From medical rationing to rationalizing the use of human resources for aids care and treatment in Africa: A case for task shifting

Developing World Bioethics 10 (2):99-103 (2010)
  Copy   BIBTEX

Abstract

With a global commitment to scaling up AIDS care and treatment in resource-poor settings for some of the most HIV-affected countries in Africa, availability of antiretroviral treatment is no longer the principal obstacle to expanding access to treatment. A shortage of trained healthcare personnel to initiate treatment and manage patients represents a more challenging barrier to offering life-saving treatment to all patients in need. Physician-centered treatment policies accentuate this challenge. Despite evidence that task shifting for nurse-centered AIDS patient care is effective and can alleviate severe physician shortages that currently obstruct treatment scale-up, political commitment and policy action to support task shifting models of care has been slow to absent. In this paper we review the evidence in support of task shifting for AIDS treatment in Africa and argue that continued policy inaction amounts to unwarranted healthcare rationing and as such is ethically untenable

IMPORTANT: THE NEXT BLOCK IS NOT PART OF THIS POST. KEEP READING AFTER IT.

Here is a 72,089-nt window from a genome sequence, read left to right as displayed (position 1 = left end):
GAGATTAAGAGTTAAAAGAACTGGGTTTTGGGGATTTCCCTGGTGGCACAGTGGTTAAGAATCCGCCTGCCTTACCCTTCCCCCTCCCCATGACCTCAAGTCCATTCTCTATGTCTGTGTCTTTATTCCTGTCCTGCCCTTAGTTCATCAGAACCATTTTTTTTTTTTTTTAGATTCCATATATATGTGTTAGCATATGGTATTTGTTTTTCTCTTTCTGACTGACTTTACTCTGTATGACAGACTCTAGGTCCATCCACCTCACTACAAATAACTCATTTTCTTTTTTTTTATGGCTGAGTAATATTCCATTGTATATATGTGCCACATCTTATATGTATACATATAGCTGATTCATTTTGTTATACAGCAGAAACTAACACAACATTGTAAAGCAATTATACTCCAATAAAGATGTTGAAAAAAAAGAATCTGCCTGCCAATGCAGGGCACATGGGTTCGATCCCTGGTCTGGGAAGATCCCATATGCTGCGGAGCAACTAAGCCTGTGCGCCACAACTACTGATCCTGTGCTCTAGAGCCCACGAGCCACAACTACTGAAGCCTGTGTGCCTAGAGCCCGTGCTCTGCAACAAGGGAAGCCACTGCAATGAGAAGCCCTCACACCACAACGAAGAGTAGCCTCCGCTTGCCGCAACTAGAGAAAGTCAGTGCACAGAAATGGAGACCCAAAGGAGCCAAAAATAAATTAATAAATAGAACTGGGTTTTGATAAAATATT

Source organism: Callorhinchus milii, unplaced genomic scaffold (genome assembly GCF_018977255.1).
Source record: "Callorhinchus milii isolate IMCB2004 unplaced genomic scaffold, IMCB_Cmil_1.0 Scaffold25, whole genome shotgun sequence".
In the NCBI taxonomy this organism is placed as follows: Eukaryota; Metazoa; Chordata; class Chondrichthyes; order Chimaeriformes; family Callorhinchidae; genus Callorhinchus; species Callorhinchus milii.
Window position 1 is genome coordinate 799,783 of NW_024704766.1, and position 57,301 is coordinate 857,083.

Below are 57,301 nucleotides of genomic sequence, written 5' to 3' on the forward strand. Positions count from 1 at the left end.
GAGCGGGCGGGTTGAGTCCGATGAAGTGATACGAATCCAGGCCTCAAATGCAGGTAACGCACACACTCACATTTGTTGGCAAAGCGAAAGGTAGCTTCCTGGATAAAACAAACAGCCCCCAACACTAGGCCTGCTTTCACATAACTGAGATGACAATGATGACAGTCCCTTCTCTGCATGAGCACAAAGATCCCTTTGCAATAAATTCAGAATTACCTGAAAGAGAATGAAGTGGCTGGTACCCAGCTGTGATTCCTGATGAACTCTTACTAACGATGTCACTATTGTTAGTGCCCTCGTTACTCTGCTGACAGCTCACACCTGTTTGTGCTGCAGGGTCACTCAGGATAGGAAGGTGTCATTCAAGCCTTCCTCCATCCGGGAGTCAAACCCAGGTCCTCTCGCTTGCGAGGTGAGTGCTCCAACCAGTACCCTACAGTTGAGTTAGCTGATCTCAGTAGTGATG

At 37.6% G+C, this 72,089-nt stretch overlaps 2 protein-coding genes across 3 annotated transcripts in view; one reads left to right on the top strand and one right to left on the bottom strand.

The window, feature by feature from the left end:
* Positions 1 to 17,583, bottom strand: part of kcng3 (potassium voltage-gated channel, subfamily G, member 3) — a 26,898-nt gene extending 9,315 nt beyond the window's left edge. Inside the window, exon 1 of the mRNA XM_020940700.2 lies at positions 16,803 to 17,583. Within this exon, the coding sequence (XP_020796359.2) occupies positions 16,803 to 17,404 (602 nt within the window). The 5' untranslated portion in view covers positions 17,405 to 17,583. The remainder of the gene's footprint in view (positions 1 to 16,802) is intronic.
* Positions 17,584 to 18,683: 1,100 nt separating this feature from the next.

Links

PhilArchive



    Upload a copy of this work     Papers currently archived: 74,480

External links

Setup an account with your affiliations in order to access resources via your University's proxy server

Through your library

Similar books and articles

Contemporary Catholic Health Care Ethics.David F. Kelly - 2004 - Georgetown University Press.

Analytics

Added to PP
2010-04-27

Downloads
29 (#399,539)

6 months
1 (#417,474)

Historical graph of downloads
How can I increase my downloads?